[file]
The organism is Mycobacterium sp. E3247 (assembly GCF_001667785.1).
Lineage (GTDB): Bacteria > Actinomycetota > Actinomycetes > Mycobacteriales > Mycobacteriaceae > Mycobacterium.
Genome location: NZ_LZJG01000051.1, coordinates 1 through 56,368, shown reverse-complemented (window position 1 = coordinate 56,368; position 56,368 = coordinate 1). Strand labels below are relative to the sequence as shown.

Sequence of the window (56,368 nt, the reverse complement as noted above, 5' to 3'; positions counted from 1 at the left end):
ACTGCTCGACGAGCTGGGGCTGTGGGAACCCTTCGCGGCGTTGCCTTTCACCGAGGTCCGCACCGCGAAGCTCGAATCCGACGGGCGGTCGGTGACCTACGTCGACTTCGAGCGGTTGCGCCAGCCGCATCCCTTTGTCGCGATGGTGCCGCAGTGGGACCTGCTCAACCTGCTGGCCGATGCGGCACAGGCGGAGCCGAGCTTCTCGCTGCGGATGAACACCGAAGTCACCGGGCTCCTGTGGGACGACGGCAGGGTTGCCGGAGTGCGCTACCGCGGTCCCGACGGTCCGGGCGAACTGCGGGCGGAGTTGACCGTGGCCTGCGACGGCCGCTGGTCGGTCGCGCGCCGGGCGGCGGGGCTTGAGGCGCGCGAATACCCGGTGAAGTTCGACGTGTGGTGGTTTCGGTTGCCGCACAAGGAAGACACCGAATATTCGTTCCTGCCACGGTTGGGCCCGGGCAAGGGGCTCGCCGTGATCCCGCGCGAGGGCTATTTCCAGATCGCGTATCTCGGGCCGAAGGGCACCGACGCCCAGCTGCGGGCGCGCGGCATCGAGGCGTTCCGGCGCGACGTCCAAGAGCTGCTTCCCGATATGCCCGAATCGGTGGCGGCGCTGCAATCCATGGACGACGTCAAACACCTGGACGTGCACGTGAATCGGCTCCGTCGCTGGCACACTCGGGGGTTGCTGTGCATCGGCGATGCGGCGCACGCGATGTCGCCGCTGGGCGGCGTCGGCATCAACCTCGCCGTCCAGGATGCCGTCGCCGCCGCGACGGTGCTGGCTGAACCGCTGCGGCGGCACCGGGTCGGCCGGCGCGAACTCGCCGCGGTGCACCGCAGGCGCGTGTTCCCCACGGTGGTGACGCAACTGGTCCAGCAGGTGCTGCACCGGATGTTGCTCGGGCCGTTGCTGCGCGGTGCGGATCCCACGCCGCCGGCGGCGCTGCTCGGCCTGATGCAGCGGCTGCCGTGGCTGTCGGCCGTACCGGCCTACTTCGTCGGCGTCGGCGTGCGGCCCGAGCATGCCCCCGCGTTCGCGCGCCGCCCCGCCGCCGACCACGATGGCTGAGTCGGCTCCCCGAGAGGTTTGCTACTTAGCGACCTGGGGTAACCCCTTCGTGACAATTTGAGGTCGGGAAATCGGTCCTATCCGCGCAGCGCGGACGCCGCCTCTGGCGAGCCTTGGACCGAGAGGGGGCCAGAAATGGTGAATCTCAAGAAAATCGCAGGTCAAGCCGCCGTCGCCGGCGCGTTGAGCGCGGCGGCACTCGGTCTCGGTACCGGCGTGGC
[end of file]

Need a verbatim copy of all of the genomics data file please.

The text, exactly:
The organism is Mycobacterium sp. E3247 (assembly GCF_001667785.1).
Lineage (GTDB): Bacteria > Actinomycetota > Actinomycetes > Mycobacteriales > Mycobacteriaceae > Mycobacterium.
Genome location: NZ_LZJG01000051.1, coordinates 1 through 56,368, shown reverse-complemented (window position 1 = coordinate 56,368; position 56,368 = coordinate 1). Strand labels below are relative to the sequence as shown.

Sequence of the window (56,368 nt, the reverse complement as noted above, 5' to 3'; positions counted from 1 at the left end):
ACTGCTCGACGAGCTGGGGCTGTGGGAACCCTTCGCGGCGTTGCCTTTCACCGAGGTCCGCACCGCGAAGCTCGAATCCGACGGGCGGTCGGTGACCTACGTCGACTTCGAGCGGTTGCGCCAGCCGCATCCCTTTGTCGCGATGGTGCCGCAGTGGGACCTGCTCAACCTGCTGGCCGATGCGGCACAGGCGGAGCCGAGCTTCTCGCTGCGGATGAACACCGAAGTCACCGGGCTCCTGTGGGACGACGGCAGGGTTGCCGGAGTGCGCTACCGCGGTCCCGACGGTCCGGGCGAACTGCGGGCGGAGTTGACCGTGGCCTGCGACGGCCGCTGGTCGGTCGCGCGCCGGGCGGCGGGGCTTGAGGCGCGCGAATACCCGGTGAAGTTCGACGTGTGGTGGTTTCGGTTGCCGCACAAGGAAGACACCGAATATTCGTTCCTGCCACGGTTGGGCCCGGGCAAGGGGCTCGCCGTGATCCCGCGCGAGGGCTATTTCCAGATCGCGTATCTCGGGCCGAAGGGCACCGACGCCCAGCTGCGGGCGCGCGGCATCGAGGCGTTCCGGCGCGACGTCCAAGAGCTGCTTCCCGATATGCCCGAATCGGTGGCGGCGCTGCAATCCATGGACGACGTCAAACACCTGGACGTGCACGTGAATCGGCTCCGTCGCTGGCACACTCGGGGGTTGCTGTGCATCGGCGATGCGGCGCACGCGATGTCGCCGCTGGGCGGCGTCGGCATCAACCTCGCCGTCCAGGATGCCGTCGCCGCCGCGACGGTGCTGGCTGAACCGCTGCGGCGGCACCGGGTCGGCCGGCGCGAACTCGCCGCGGTGCACCGCAGGCGCGTGTTCCCCACGGTGGTGACGCAACTGGTCCAGCAGGTGCTGCACCGGATGTTGCTCGGGCCGTTGCTGCGCGGTGCGGATCCCACGCCGCCGGCGGCGCTGCTCGGCCTGATGCAGCGGCTGCCGTGGCTGTCGGCCGTACCGGCCTACTTCGTCGGCGTCGGCGTGCGGCCCGAGCATGCCCCCGCGTTCGCGCGCCGCCCCGCCGCCGACCACGATGGCTGAGTCGGCTCCCCGAGAGGTTTGCTACTTAGCGACCTGGGGTAACCCCTTCGTGACAATTTGAGGTCGGGAAATCGGTCCTATCCGCGCAGCGCGGACGCCGCCTCTGGCGAGCCTTGGACCGAGAGGGGGCCAGAAATGGTGAATCTCAAGAAAATCGCAGGTCAAGCCGCCGTCGCCGGCGCGTTGAGCGCGGCGGCACTCGGTCTCGGTACCGGCGTGGC